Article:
Trio of smart CADRE rovers learn how to collaborate to conquer the Moon

NASA expands its moon exploration initiatives, preparing not only to send astronauts, but also deploying a fleet of lunar rovers. Among these robotic pioneers is the VIPER rover, which will search for water near the south pole of the Moon. In parallel, the space agency introduces the Autonomous Distributed Robotic Exploration (CADRE) program, which consists of three mini-rovers that will work together to explore the surface of the Moon. 

The mission of the Cooperative Autonomous Distributed Robotic Exploration (CADRE). Photo: NASA

Developed at NASA’s Jet Propulsion Laboratory, these mini-rovers, each no bigger than a travel suitcase, are designed to operate independently, exchanging critical data among themselves. Such teamwork will allow the moon rovers to cover a larger area than in the case of only one spacecraft. The main tasks of CADRE will be mapping the surface of the Moon and conducting subsurface radar scanning during the lunar day, which lasts about two weeks.

Testing the ability of CADRE moon rovers to move together autonomously without instructions from operators. Photo: NASA 

Before their debut on the Moon, CADRE rovers need to undergo severe tests so that engineers can verify their ability to work flawlessly in a harsh environment. The testing process includes the presence of lunar rovers in a vacuum, exposure to high and low temperatures and strong vibrations simulating overloads from launching on Earth and descent on the Moon. Despite the extreme nature of these tests, the head of the NASA flight system, Guy Zohar, expressed confidence in the project, emphasizing the success of each test.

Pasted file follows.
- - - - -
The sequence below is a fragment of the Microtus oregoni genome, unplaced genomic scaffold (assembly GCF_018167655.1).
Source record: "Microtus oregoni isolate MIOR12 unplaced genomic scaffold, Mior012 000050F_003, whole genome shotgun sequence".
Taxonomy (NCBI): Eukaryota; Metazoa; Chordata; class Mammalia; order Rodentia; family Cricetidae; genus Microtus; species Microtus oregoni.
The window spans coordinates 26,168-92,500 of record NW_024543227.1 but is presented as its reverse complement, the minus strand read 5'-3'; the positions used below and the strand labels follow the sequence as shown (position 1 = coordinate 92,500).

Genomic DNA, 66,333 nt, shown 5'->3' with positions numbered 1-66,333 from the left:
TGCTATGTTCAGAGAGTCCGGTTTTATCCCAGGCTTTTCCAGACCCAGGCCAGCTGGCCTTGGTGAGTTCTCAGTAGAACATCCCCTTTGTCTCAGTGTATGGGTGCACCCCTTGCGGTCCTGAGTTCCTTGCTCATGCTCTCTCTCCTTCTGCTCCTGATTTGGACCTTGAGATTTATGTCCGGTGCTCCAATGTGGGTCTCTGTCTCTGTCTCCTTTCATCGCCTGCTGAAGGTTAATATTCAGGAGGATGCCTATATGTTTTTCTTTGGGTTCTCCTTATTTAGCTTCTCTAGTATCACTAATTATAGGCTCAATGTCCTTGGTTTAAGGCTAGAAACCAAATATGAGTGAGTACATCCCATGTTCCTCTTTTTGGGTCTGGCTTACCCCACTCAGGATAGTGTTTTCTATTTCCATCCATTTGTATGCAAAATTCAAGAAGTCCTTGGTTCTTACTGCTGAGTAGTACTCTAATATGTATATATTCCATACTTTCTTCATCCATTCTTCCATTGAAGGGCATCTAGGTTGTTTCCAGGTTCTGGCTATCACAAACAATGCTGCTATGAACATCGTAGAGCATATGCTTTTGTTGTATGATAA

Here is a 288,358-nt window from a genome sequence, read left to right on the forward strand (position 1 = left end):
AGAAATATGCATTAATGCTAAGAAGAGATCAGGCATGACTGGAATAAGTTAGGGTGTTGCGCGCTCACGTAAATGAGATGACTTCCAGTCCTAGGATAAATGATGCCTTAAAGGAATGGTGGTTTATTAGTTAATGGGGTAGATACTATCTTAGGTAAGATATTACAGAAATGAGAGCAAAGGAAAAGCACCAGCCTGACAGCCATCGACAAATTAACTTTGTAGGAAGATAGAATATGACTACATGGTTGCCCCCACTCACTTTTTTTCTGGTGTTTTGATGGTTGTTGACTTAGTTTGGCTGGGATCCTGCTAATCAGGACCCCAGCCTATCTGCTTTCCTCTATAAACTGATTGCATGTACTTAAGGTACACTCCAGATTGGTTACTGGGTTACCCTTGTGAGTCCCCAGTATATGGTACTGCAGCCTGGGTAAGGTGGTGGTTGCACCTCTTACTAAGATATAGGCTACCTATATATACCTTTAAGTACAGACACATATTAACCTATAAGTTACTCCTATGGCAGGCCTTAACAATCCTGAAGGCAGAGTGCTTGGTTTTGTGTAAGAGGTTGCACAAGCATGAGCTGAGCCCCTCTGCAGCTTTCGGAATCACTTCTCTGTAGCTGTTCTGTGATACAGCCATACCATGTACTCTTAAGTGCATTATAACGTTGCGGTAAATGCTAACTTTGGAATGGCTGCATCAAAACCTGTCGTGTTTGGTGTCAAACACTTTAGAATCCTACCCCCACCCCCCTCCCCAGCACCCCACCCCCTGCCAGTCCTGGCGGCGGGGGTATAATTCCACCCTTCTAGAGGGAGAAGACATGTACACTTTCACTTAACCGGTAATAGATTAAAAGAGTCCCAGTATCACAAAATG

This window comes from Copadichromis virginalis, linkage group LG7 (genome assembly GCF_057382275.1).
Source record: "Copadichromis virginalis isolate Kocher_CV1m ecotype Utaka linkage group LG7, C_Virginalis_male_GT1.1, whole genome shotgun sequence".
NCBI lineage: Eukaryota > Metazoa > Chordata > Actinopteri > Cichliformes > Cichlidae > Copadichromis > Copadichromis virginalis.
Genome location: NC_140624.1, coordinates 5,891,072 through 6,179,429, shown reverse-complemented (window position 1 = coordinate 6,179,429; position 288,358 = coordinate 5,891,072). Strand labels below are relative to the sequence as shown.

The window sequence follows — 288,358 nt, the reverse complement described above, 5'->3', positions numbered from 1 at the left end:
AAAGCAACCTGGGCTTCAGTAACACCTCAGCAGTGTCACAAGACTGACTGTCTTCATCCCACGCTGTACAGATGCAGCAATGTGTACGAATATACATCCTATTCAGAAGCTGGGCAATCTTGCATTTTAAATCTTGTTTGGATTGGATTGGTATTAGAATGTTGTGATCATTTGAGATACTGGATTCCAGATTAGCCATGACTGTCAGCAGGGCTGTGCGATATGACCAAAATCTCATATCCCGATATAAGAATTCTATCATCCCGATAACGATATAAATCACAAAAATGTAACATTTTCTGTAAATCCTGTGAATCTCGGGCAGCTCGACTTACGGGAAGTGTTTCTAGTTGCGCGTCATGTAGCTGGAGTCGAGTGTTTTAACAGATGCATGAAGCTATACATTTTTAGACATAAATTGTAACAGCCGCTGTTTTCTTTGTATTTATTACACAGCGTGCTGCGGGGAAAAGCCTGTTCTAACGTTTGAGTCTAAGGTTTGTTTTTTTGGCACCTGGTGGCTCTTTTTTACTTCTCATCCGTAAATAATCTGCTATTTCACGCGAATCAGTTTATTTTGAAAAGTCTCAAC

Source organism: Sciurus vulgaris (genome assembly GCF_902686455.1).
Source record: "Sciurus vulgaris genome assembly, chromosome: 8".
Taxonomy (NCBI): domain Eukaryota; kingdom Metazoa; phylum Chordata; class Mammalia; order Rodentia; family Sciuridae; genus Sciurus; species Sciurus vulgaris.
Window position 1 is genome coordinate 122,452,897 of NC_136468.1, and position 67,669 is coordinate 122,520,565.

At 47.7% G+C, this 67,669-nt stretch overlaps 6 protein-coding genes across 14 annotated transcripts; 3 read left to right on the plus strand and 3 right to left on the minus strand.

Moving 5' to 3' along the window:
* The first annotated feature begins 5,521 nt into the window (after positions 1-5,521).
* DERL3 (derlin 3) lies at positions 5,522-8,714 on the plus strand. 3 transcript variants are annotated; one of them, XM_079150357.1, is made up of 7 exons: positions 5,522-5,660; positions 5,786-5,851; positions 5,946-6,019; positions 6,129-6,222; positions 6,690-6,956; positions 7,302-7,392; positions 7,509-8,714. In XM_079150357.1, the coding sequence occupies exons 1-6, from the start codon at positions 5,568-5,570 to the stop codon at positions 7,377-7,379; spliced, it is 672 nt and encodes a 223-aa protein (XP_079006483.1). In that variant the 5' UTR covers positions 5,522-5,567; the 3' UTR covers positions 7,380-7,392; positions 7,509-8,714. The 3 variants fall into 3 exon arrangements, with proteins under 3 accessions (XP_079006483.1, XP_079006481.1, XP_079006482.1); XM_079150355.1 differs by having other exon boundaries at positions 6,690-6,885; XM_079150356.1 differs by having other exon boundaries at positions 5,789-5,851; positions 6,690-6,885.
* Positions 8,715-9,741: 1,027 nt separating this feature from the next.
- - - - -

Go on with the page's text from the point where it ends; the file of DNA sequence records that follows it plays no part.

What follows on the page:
NASA’s CADRE (Autonomous Distributed Robotic Exploration) engineers pose for a photo in a room at the agency’s Jet Propulsion Laboratory in Southern California with three lunar rovers. Photo: NASA

The tests also included moving on various surfaces to check whether the group could maintain formation even if difficulties arose, for example if one lunar rover had a low battery charge or wheels slipped. Jean-Pierre de la Croix, Chief Researcher at CADRE and a leading expert on autonomy at JPL, stressed the importance of autonomous lunar rover cooperation, stating: “The key point is that robots react when something goes wrong with someone from their team, then they reschedule their work and achieve success together.”

The CADRE rovers are scheduled to be sent early next year as part of the Intuitive Machines IM-3 mission.

Earlier, we reported on how drones would help map the moon.

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